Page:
unsemantic versions

Are you old enough to remember Firefox 2.0? It was a huge deal. I was excited about it! My friends talked about it. When’s the last time you talked about a browser release?

What happened was the browsers all moved to semantic versioning. It’s a great concept, and it solved a major technical problem in the growing interdependent ecosystem of web software. I think it was the correct decision.

You can argue that it’s a good thing we don’t talk about versions at all (outside front end developer circles): Average folks shouldn’t need to work about version numbers. I agree with that. But for a certain set, having something to talk about iterations in our software, as humans, is important.

We used to number our products for human consumption, now we number them for machines. In doing so, we solved a problem but sacrificed something for which we created no replacement: a shorthand for talking about the evolution of a software product over time, especially the course of years. What happened between Firefox 37 and 45? Couldn’t tell you. I suspect few, if any, could.

I guess what I’m saying is: the marketing of the big ol’ point-oh release mattered, and it’s gone.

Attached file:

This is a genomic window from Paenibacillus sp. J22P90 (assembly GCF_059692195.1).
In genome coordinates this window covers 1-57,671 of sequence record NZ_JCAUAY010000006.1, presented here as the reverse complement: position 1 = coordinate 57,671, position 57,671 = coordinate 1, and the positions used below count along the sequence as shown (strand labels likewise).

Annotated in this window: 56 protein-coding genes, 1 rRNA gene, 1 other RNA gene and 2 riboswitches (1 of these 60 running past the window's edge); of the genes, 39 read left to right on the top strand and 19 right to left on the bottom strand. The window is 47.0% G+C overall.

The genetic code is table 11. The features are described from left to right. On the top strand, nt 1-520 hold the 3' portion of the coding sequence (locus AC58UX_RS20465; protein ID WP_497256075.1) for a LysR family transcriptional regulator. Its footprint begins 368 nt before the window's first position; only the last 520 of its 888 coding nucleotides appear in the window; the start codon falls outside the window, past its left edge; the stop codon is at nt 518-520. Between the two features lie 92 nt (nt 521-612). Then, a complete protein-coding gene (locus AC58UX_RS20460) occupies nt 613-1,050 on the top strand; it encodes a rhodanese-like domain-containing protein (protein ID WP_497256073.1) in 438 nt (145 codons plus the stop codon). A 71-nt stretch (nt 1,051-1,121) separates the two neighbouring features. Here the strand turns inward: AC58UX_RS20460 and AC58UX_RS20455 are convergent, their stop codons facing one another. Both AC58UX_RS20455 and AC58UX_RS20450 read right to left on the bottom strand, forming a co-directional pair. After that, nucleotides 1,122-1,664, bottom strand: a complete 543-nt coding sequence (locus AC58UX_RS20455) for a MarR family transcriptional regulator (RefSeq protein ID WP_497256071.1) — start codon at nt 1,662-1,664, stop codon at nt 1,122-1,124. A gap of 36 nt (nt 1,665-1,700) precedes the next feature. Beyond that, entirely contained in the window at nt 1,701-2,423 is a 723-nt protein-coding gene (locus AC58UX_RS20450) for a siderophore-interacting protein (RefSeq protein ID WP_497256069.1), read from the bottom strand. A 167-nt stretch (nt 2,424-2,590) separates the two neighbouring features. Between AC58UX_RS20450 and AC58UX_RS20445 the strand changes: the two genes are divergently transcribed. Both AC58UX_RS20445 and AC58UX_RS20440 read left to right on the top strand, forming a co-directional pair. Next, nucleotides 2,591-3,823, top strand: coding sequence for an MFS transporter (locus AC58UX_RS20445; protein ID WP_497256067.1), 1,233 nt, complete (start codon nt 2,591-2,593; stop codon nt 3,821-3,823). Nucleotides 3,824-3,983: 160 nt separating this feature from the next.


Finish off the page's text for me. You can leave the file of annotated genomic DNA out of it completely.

What I’d like to try is pretty simple: A release series. Give a series of semver releases a nickname, and after a while, when it feels like you’d wanna do a “big point-oh” to celebrate, just change the name of the release series. Whenever you want! Make it prominent enough that enthusiastic consumers can see it, but hold it back enough that passive consumers overlook it. A fun bit of easter egg that actually contributes to the conversation for those in-the-know.

WordPress famously names its releases after jazz musicians, which I love. But a new name for every release makes it challenging to remember when you have less investment. I feel like taking the concept of naming an iteration without tying it to every release could be a compelling idea.

For now, I’m just going to document the release-series in the Composer file under the “extra” section, and in the README file. Just a small idea worth taking out for a test spin.